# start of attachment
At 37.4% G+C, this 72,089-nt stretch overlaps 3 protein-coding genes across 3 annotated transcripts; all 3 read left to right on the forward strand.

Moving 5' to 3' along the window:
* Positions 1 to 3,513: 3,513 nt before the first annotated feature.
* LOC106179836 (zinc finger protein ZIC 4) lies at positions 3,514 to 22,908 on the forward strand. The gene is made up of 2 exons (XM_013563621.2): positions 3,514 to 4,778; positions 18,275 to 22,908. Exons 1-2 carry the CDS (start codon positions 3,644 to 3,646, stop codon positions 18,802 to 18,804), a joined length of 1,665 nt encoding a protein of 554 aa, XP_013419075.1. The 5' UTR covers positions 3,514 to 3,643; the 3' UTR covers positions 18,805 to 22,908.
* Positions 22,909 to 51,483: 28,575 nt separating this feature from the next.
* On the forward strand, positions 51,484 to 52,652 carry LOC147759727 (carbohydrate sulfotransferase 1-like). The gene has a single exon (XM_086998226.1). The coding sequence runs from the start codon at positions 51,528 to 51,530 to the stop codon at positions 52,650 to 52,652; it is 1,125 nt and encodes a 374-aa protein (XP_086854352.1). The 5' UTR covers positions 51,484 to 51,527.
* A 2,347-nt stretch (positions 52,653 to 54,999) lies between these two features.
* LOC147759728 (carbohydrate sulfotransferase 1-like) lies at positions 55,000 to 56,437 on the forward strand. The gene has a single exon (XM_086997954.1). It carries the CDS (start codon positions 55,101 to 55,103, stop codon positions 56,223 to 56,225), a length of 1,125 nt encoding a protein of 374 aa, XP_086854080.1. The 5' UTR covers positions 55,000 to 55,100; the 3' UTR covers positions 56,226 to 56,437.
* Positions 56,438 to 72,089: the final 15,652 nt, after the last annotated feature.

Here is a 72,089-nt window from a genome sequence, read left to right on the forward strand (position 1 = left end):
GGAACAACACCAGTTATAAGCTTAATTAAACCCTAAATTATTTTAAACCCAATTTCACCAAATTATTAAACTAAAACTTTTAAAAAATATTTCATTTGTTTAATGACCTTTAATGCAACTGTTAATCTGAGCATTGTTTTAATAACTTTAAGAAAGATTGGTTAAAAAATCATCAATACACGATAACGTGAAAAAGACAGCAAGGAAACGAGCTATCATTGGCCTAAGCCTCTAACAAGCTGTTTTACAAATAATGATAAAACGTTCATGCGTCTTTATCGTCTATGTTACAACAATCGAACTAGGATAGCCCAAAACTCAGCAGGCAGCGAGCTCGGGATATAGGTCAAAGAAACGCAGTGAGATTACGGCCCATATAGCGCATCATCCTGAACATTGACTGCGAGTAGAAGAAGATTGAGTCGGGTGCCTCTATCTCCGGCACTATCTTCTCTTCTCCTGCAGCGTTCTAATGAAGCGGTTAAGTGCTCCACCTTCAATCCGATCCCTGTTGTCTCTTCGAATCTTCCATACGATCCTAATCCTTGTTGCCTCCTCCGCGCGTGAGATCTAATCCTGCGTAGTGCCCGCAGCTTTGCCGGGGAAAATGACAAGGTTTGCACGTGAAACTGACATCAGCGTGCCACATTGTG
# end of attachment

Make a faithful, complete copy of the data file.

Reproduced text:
At 37.4% G+C, this 72,089-nt stretch overlaps 3 protein-coding genes across 3 annotated transcripts; all 3 read left to right on the forward strand.

Moving 5' to 3' along the window:
* Positions 1 to 3,513: 3,513 nt before the first annotated feature.
* LOC106179836 (zinc finger protein ZIC 4) lies at positions 3,514 to 22,908 on the forward strand. The gene is made up of 2 exons (XM_013563621.2): positions 3,514 to 4,778; positions 18,275 to 22,908. Exons 1-2 carry the CDS (start codon positions 3,644 to 3,646, stop codon positions 18,802 to 18,804), a joined length of 1,665 nt encoding a protein of 554 aa, XP_013419075.1. The 5' UTR covers positions 3,514 to 3,643; the 3' UTR covers positions 18,805 to 22,908.
* Positions 22,909 to 51,483: 28,575 nt separating this feature from the next.
* On the forward strand, positions 51,484 to 52,652 carry LOC147759727 (carbohydrate sulfotransferase 1-like). The gene has a single exon (XM_086998226.1). The coding sequence runs from the start codon at positions 51,528 to 51,530 to the stop codon at positions 52,650 to 52,652; it is 1,125 nt and encodes a 374-aa protein (XP_086854352.1). The 5' UTR covers positions 51,484 to 51,527.
* A 2,347-nt stretch (positions 52,653 to 54,999) lies between these two features.
* LOC147759728 (carbohydrate sulfotransferase 1-like) lies at positions 55,000 to 56,437 on the forward strand. The gene has a single exon (XM_086997954.1). It carries the CDS (start codon positions 55,101 to 55,103, stop codon positions 56,223 to 56,225), a length of 1,125 nt encoding a protein of 374 aa, XP_086854080.1. The 5' UTR covers positions 55,000 to 55,100; the 3' UTR covers positions 56,226 to 56,437.
* Positions 56,438 to 72,089: the final 15,652 nt, after the last annotated feature.

Here is a 72,089-nt window from a genome sequence, read left to right on the forward strand (position 1 = left end):
GGAACAACACCAGTTATAAGCTTAATTAAACCCTAAATTATTTTAAACCCAATTTCACCAAATTATTAAACTAAAACTTTTAAAAAATATTTCATTTGTTTAATGACCTTTAATGCAACTGTTAATCTGAGCATTGTTTTAATAACTTTAAGAAAGATTGGTTAAAAAATCATCAATACACGATAACGTGAAAAAGACAGCAAGGAAACGAGCTATCATTGGCCTAAGCCTCTAACAAGCTGTTTTACAAATAATGATAAAACGTTCATGCGTCTTTATCGTCTATGTTACAACAATCGAACTAGGATAGCCCAAAACTCAGCAGGCAGCGAGCTCGGGATATAGGTCAAAGAAACGCAGTGAGATTACGGCCCATATAGCGCATCATCCTGAACATTGACTGCGAGTAGAAGAAGATTGAGTCGGGTGCCTCTATCTCCGGCACTATCTTCTCTTCTCCTGCAGCGTTCTAATGAAGCGGTTAAGTGCTCCACCTTCAATCCGATCCCTGTTGTCTCTTCGAATCTTCCATACGATCCTAATCCTTGTTGCCTCCTCCGCGCGTGAGATCTAATCCTGCGTAGTGCCCGCAGCTTTGCCGGGGAAAATGACAAGGTTTGCACGTGAAACTGACATCAGCGTGCCACATTGTG